ESRB updated the table showing the countercyclical capital buffer (CCyB) rates applicable in the countries in the Eurosystem. Also updated were the CCyB rates that have been announced, but not yet implemented, by the designated authorities.
As part of the information accompanying the announcement, designated authorities must notify ESRB about each quarterly setting of CCyB rates. On August 21, 2018, the Central Bank of Cyprus (CBC) set the CCyB rate for the period October 01, 2018 to December 31, 2018 at 0% of the total risk exposure amount of each licensed credit institution and each investment firm that:
- Provides the investment services of dealing on own account or underwriting of financial instruments and/or placing of financial instruments on a firm commitment basis
- Has not been exempted by the CBC due to its small or medium size
The countercyclical capital buffer (CCyB) is part of a set of macro-prudential instruments, designed to help counter pro-cyclicality in the financial system. Capital should be accumulated when cyclical systemic risk is judged to be increasing, creating buffers that increase the resilience of the banking sector during periods of stress when losses materialize. This will help maintain the supply of credit and dampen the downswing of the financial cycle. A CCyB can also help dampen excessive credit growth during the upswing of the financial cycle.
- Applicable CCyB Rates
- Announced CCyB Rates
- CCyB Caps (XLSX)
- ESRB Recommendation on Setting CCyB (PDF)
Keywords: Europe, EU, Banking, CCyB, Capital Buffer, Macro-prudential Instrument, Systemic Risk, ESRB
Sam leads the quantitative research team within the CreditEdge™ research group. In this role, he develops novel risk and forecasting solutions for financial institutions while providing thought leadership on related trends in global financial markets.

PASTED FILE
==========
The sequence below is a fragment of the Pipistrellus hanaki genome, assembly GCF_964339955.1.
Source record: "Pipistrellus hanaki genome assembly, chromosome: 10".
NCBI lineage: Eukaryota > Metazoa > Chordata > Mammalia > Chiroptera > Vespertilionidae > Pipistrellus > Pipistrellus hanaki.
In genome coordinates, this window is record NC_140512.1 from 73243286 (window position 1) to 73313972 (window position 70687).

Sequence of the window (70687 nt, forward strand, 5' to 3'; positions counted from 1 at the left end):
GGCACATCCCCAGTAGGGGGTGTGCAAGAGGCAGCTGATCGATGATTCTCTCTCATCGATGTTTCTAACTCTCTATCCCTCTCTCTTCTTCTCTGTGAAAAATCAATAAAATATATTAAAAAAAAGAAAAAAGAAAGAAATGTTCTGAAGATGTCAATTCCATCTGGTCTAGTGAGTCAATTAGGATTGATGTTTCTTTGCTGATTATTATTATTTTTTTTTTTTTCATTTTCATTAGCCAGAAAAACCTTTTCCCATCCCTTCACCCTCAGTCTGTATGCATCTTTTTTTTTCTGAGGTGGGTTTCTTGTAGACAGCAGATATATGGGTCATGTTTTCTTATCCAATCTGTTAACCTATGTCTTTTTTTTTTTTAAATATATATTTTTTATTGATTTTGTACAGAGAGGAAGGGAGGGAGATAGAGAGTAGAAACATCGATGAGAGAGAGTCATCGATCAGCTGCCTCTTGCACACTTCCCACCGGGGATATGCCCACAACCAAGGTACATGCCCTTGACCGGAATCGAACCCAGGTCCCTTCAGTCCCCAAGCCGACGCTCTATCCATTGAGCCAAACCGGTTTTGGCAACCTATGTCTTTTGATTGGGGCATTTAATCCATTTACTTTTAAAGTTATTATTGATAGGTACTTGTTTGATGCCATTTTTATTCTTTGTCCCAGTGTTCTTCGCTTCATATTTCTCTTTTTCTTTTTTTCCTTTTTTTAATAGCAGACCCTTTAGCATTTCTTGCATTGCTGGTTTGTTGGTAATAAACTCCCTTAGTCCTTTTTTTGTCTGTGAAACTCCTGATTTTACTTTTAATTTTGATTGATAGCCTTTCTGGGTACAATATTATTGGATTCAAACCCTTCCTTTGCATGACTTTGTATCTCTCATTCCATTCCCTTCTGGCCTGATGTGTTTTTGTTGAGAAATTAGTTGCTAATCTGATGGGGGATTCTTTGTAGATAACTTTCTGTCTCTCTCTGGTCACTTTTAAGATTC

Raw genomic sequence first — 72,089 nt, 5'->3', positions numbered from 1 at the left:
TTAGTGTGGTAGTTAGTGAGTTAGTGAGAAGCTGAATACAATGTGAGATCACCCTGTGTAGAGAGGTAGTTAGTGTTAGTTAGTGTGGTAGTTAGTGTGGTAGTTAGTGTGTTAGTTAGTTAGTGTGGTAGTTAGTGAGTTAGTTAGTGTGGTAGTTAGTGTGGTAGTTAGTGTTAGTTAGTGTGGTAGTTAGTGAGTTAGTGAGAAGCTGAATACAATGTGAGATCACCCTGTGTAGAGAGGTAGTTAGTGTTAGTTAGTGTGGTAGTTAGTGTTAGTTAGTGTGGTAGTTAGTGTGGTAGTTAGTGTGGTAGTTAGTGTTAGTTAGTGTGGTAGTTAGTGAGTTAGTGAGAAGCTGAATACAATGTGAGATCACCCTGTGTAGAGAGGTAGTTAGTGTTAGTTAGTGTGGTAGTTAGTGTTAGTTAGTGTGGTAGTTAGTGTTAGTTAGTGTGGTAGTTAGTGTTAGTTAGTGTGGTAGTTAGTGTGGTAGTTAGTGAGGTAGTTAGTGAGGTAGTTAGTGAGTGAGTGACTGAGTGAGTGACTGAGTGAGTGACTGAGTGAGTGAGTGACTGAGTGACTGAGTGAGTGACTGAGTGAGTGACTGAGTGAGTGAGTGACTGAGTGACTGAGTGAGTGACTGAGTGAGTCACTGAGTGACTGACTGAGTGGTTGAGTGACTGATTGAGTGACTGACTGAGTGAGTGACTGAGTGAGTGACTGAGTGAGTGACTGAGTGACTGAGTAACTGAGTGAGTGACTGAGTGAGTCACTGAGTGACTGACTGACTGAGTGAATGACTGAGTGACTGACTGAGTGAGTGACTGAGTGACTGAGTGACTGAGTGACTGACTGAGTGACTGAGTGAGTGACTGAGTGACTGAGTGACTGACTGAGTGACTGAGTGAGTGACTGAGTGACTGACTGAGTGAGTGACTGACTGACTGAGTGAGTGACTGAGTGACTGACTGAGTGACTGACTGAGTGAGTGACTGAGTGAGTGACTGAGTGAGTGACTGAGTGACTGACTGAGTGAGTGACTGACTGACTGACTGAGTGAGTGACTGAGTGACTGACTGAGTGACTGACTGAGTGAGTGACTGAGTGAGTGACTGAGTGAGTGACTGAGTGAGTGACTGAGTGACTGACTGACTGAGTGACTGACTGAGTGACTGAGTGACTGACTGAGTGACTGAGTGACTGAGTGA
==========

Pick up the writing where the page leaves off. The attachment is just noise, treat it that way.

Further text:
Previous ArticleAgustín Carstens of BIS on Role of Proportionality in Tackling Risks
ECB published a decision allowing the euro area banks under its direct supervision to exclude certain central bank exposures from the leverage ratio.
ESAs launched a survey seeking feedback on the presentational aspects of product templates under the Sustainable Finance Disclosure Regulation (SFDR or Regulation 2019/2088).
ECB published input of the European System of Central Banks (ESCB) into the EBA feasibility report on reducing the reporting burden for banks in EU.
ECB finalized the guide on assessment methodology for the internal model method for calculating exposure to counterparty credit risk (CCR) and the advanced method for own funds requirements for credit valuation adjustment (A-CVA) risk.
EBA published an Opinion addressed to EC to raise awareness about the opportunity to clarify certain issues related to the definition of credit institution in the upcoming review of the Capital Requirements Directive and Regulation (CRD and CRR).
APRA is consulting on updates to ARS 210.0, the reporting standard that sets out requirements for provision of information on liquidity and funding of an authorized deposit-taking institution.
FED released hypothetical scenarios for a second round of stress tests for banks.
FED is proposing to temporarily revise the capital assessments and stress testing reports (FR Y-14A/Q/M) to implement the changes necessary to conduct stressed analysis in connection with the re-submission of capital plans, using data as of June 30, 2020.
FED adopted a proposal to extend for three years, with revision, the information collection under the market risk capital rule (FR 4201; OMB No. 7100-0314).
EBA published a voluntary online survey seeking input from credit institutions on their practices and future plans for Pillar 3 disclosures on the environmental, social, and governance (ESG) risks.